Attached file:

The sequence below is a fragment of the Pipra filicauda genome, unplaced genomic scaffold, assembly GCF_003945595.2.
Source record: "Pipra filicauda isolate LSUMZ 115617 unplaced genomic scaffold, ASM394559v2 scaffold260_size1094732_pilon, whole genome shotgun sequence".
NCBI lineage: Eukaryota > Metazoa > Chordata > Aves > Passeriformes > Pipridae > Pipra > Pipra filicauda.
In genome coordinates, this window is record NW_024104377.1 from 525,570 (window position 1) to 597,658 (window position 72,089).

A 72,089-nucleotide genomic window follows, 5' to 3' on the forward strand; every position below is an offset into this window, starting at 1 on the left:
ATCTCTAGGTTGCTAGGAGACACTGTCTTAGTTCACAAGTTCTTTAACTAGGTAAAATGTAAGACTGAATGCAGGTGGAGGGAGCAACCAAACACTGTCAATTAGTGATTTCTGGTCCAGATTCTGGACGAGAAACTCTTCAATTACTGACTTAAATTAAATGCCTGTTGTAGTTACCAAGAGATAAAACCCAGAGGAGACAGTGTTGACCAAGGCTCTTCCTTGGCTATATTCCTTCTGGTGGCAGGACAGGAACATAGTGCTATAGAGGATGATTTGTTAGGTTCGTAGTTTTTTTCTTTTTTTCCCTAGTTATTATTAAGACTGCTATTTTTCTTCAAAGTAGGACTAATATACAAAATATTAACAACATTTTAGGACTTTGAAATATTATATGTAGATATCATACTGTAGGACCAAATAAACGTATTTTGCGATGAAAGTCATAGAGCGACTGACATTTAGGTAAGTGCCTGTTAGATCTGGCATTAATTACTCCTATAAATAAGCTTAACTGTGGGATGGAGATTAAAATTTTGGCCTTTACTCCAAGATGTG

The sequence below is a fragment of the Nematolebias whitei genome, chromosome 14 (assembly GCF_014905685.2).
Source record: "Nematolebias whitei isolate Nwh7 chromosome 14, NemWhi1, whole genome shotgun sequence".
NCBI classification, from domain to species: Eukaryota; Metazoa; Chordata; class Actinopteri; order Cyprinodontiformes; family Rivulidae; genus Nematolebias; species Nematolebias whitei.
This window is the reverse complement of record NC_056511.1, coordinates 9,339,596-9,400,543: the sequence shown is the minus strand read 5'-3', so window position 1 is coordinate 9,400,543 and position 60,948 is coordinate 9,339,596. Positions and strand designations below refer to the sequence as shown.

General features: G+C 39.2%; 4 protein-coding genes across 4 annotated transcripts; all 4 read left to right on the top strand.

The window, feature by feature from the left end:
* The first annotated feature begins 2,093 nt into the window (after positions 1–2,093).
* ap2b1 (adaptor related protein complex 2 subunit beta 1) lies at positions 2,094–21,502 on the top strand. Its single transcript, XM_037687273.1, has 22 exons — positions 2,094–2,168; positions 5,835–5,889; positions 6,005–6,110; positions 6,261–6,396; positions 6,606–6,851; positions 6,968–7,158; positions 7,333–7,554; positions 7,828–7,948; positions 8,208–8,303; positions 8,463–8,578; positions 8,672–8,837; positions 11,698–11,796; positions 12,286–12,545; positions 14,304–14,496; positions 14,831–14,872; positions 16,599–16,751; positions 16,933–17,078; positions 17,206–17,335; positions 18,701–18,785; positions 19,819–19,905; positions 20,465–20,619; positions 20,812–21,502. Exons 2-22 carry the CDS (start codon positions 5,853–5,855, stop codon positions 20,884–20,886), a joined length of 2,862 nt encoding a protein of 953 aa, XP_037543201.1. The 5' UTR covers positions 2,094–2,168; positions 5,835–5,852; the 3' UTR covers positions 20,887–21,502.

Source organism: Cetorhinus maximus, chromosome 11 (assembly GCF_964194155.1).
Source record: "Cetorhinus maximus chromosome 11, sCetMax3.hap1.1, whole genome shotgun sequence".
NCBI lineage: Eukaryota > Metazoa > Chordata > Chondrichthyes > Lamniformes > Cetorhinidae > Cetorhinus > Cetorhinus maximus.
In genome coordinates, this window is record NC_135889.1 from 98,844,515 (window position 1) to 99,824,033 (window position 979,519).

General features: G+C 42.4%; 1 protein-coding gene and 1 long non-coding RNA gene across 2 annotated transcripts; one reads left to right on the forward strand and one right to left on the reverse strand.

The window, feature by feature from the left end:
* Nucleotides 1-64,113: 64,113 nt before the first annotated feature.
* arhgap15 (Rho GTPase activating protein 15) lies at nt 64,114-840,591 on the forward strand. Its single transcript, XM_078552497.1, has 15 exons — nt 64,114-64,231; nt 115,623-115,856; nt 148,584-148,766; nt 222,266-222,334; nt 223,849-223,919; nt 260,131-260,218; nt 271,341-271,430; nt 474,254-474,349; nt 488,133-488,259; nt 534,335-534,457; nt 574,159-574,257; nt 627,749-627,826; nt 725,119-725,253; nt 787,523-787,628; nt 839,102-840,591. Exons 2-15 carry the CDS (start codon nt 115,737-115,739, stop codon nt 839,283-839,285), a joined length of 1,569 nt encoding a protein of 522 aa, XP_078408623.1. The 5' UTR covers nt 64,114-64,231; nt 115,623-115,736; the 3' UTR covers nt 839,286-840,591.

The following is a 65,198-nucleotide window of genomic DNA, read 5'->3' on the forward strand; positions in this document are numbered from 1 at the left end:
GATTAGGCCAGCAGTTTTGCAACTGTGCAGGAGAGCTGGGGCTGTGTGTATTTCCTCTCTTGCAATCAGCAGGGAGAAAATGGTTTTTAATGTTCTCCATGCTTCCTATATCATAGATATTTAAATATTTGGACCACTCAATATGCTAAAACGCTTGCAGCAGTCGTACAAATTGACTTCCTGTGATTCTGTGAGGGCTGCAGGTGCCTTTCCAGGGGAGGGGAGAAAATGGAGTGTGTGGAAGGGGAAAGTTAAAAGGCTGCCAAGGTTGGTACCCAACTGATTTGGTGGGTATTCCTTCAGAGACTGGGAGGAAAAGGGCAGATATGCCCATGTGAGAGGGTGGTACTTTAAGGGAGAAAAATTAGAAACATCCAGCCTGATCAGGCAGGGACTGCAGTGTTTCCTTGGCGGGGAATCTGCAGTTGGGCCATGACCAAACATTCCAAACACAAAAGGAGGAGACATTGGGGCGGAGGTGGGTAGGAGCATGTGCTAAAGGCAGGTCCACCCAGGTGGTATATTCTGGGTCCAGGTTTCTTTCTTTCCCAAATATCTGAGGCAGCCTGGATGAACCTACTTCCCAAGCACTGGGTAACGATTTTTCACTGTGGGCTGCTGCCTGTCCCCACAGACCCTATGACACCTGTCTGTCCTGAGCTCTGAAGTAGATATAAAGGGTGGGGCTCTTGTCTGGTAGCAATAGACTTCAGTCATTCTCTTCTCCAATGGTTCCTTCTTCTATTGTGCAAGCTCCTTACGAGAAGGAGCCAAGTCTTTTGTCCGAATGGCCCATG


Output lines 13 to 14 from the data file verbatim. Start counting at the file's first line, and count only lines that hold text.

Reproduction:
* The first annotated feature begins 2,093 nt into the window (after positions 1–2,093).
* ap2b1 (adaptor related protein complex 2 subunit beta 1) lies at positions 2,094–21,502 on the top strand. Its single transcript, XM_037687273.1, has 22 exons — positions 2,094–2,168; positions 5,835–5,889; positions 6,005–6,110; positions 6,261–6,396; positions 6,606–6,851; positions 6,968–7,158; positions 7,333–7,554; positions 7,828–7,948; positions 8,208–8,303; positions 8,463–8,578; positions 8,672–8,837; positions 11,698–11,796; positions 12,286–12,545; positions 14,304–14,496; positions 14,831–14,872; positions 16,599–16,751; positions 16,933–17,078; positions 17,206–17,335; positions 18,701–18,785; positions 19,819–19,905; positions 20,465–20,619; positions 20,812–21,502. Exons 2-22 carry the CDS (start codon positions 5,853–5,855, stop codon positions 20,884–20,886), a joined length of 2,862 nt encoding a protein of 953 aa, XP_037543201.1. The 5' UTR covers positions 2,094–2,168; positions 5,835–5,852; the 3' UTR covers positions 20,887–21,502.